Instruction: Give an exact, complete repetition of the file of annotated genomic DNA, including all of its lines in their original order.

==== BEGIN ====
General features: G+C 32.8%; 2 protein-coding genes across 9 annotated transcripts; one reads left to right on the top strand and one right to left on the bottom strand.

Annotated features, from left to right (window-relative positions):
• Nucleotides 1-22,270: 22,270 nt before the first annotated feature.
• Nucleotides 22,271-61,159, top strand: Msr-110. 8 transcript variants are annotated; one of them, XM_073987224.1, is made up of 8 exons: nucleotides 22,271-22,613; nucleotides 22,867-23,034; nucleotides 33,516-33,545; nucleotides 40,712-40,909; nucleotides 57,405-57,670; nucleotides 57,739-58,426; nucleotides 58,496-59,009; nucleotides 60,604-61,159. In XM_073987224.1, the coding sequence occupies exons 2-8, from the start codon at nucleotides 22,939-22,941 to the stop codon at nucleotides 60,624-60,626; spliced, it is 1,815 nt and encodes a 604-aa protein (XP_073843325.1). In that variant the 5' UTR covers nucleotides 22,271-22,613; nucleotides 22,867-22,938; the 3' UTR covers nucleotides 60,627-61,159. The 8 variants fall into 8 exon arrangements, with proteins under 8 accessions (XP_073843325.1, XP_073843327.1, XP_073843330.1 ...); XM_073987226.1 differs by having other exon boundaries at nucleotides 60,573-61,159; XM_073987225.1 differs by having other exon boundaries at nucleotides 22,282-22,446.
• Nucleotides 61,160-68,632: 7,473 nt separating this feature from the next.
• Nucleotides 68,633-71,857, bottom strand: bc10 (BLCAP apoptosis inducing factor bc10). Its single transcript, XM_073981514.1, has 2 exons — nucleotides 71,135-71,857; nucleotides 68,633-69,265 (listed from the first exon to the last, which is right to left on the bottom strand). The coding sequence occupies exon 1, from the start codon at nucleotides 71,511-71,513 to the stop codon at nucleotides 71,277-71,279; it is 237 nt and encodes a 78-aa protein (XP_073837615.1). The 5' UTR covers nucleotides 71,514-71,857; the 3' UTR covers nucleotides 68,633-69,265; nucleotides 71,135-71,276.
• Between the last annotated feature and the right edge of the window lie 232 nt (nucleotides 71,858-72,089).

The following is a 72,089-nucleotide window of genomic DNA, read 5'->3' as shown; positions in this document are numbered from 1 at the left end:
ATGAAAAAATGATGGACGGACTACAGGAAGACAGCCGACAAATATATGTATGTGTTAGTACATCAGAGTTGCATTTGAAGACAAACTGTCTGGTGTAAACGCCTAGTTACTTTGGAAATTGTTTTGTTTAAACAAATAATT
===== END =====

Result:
General features: G+C 32.8%; 2 protein-coding genes across 9 annotated transcripts; one reads left to right on the top strand and one right to left on the bottom strand.

Annotated features, from left to right (window-relative positions):
• Nucleotides 1-22,270: 22,270 nt before the first annotated feature.
• Nucleotides 22,271-61,159, top strand: Msr-110. 8 transcript variants are annotated; one of them, XM_073987224.1, is made up of 8 exons: nucleotides 22,271-22,613; nucleotides 22,867-23,034; nucleotides 33,516-33,545; nucleotides 40,712-40,909; nucleotides 57,405-57,670; nucleotides 57,739-58,426; nucleotides 58,496-59,009; nucleotides 60,604-61,159. In XM_073987224.1, the coding sequence occupies exons 2-8, from the start codon at nucleotides 22,939-22,941 to the stop codon at nucleotides 60,624-60,626; spliced, it is 1,815 nt and encodes a 604-aa protein (XP_073843325.1). In that variant the 5' UTR covers nucleotides 22,271-22,613; nucleotides 22,867-22,938; the 3' UTR covers nucleotides 60,627-61,159. The 8 variants fall into 8 exon arrangements, with proteins under 8 accessions (XP_073843325.1, XP_073843327.1, XP_073843330.1 ...); XM_073987226.1 differs by having other exon boundaries at nucleotides 60,573-61,159; XM_073987225.1 differs by having other exon boundaries at nucleotides 22,282-22,446.
• Nucleotides 61,160-68,632: 7,473 nt separating this feature from the next.
• Nucleotides 68,633-71,857, bottom strand: bc10 (BLCAP apoptosis inducing factor bc10). Its single transcript, XM_073981514.1, has 2 exons — nucleotides 71,135-71,857; nucleotides 68,633-69,265 (listed from the first exon to the last, which is right to left on the bottom strand). The coding sequence occupies exon 1, from the start codon at nucleotides 71,511-71,513 to the stop codon at nucleotides 71,277-71,279; it is 237 nt and encodes a 78-aa protein (XP_073837615.1). The 5' UTR covers nucleotides 71,514-71,857; the 3' UTR covers nucleotides 68,633-69,265; nucleotides 71,135-71,276.
• Between the last annotated feature and the right edge of the window lie 232 nt (nucleotides 71,858-72,089).

The following is a 72,089-nucleotide window of genomic DNA, read 5'->3' as shown; positions in this document are numbered from 1 at the left end:
ATGAAAAAATGATGGACGGACTACAGGAAGACAGCCGACAAATATATGTATGTGTTAGTACATCAGAGTTGCATTTGAAGACAAACTGTCTGGTGTAAACGCCTAGTTACTTTGGAAATTGTTTTGTTTAAACAAATAATT